We tracked the net amount of new businesses opened in every state over the last ten years. What we found was both expected and surprising.
In recent years, there’s been an ongoing shift toward flexible work options at companies large and small.
So, what does that mean exactly? In modern workplaces, it’s a broad spectrum of options that allow employees more freedom and creativity to figure out how, when, and where they work best — well beyond the traditional 9-to-5 office mentality.
That could mean flexible hours, remote work, unlimited vacation time, or even scrapping a traditional workplace in favor of a target-based system where your team works however they want, as long as they hit their deadlines and get the job done well.
However companies make it work, one thing is clear: Flexible work options can be a great way to attract and retain skilled workers while keeping them happy in the process.
Here are some reasons why companies should now be offering flexible work options.
It Helps Recruit Top Talent
As flexible work becomes more common, there’s a growing expectation for it — among both young professionals and top-tier hires who’ve grown frustrated by antiquated and restrictive workplace demands.
One 2019 study by flex workplace provider IWG, for instance, found a whopping 85 percent of Canadian professionals would turn down a job that didn’t offer flexible working.
“Having a company that’s nimble enough to change with the times has never been more important,” according to Wayne Berger, CEO, IWG Canada, and Latin America. “For companies serious about winning the war for talent, offering flexible arrangements is now the norm.”
When companies offer more flex options, “it’s definitely a lot easier to get talent that has a few more years of experience,” echoes ZJ Hadley, the Senior People Consultant for Bright + Early, a human resources consultancy.
A start-up company trying to attract a senior-level staffer, for instance, would be well-served offering perks like flexible office hours to make a role — and perhaps a lower paycheck — more appealing to someone with a family and desire for work-life balance.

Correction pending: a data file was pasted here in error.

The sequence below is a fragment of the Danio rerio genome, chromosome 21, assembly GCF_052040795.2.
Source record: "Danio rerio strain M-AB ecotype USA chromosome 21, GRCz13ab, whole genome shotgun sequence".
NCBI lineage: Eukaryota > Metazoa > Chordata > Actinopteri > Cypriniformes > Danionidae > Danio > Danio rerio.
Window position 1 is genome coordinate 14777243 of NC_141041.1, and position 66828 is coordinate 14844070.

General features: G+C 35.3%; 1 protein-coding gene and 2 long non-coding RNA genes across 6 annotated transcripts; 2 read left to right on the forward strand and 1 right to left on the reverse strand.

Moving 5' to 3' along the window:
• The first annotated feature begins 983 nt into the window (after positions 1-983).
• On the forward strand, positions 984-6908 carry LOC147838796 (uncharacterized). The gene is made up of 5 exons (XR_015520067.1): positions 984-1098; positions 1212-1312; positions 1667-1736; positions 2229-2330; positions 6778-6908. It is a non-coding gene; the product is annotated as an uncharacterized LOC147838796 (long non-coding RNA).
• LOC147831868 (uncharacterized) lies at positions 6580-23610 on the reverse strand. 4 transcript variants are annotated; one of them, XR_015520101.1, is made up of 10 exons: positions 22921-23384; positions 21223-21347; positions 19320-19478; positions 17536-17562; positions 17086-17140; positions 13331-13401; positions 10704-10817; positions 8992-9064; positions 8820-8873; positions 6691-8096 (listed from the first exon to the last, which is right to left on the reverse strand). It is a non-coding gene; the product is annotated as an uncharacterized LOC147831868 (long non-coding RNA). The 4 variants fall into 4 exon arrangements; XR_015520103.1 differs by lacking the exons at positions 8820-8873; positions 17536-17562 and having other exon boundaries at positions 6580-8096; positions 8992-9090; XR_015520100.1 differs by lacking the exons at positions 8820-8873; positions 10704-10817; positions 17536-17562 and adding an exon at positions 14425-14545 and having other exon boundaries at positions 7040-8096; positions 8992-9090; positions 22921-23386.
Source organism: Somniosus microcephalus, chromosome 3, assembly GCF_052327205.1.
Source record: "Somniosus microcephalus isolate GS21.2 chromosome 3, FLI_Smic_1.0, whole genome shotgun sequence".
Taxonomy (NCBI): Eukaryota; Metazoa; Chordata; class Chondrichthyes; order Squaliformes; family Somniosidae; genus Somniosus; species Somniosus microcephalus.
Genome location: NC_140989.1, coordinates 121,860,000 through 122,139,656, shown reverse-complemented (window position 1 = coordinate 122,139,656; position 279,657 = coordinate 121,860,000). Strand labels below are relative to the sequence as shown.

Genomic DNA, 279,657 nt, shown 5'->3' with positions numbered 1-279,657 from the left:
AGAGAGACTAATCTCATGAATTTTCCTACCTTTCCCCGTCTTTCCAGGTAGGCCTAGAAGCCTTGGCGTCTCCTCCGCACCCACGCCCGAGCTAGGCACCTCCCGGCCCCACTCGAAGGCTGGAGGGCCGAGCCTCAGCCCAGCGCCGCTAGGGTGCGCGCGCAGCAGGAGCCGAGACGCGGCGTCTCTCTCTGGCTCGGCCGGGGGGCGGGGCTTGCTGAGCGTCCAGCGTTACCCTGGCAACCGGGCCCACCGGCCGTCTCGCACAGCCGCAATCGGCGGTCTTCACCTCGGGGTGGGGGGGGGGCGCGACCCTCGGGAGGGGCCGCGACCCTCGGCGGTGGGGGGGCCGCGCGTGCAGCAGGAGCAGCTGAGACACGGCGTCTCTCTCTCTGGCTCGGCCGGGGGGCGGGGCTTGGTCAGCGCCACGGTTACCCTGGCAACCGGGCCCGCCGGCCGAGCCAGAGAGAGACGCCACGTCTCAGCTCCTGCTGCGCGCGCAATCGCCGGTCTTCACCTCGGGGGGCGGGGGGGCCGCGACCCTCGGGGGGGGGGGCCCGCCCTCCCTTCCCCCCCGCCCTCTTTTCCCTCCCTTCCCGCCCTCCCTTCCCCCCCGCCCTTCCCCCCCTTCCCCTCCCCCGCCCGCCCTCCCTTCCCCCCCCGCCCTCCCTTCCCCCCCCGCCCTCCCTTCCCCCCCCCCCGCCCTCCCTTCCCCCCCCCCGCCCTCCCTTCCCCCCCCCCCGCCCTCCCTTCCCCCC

Flex Work Strengthens Worker Loyalty
Once you’ve got solid staff members in the door, flexible work options can also help retain them — because who wants to leave those kinds of perks?
In 2014, an American survey from the Society for Human Resource Management found companies that launched flexible work plans reported an 89 percent retention increase.
“It can help you build loyalty with your employees … if you treat them with respect, invest in them and trust them, they’ll bring the same thing back,” Hadley says.
It’s all about meeting people where they are and appreciating what they bring to the table, she adds, which could mean allowing a new parent to shift into part-time work or offering all employees the option to work remotely a few days each week.
It Can Boost Productivity
Managers often fear their employees will abuse flexible work policies and grow unproductive as a result.
And sure, while that could happen, it’s easy to avoid by setting clear targets for your staff, having regular check-ins, and ensuring your whole team is communicating even if some members work different hours or off-site.
In fact, when flex work is implemented smartly, what’s more likely to happen is actually a boost in productivity, research has shown.
One study, which took place over a nine-month period, found flexible workers were a lot more productive than their peers working a traditional 9-to-5 schedule in multiple areas — they achieved more, were off sick less often, and were happier in their jobs.
That’s good news is that, because employees who think they have a positive work-life balance are more productive and dedicated by 21 percent than those who don’t think so, according to a survey of 50,000 employees worldwide, writes William Craig for Forbes.
Flex Work Helps Reduce Worker Burnout
Productivity is one thing, but sometimes your staff can work themselves too hard. And whether it’s the stress of commuting or the frustration of spending most daylight hours in a cubicle, there are plenty of reasons why employees can start to feel burnt out.
Flexible work options, when coupled with other workplace supports, can help reduce the issues that often come with the daily grind, experts say.
“Employees find that being in control of their time reduces the stress and helps them in delivering their job duties efficiently,” writes Suhail Al-Masri for Entrepreneur.
The bottom line, Hadley says, is that flexible work options ensure people feel valued — giving employees a better sense of work-life balance that keeps them happy, thriving, and productive.
“We’re definitely seeing a shift in the workforce where people want to feel like they’re doing something meaningful with their lives,” she says.
Read more about building a strong company culture.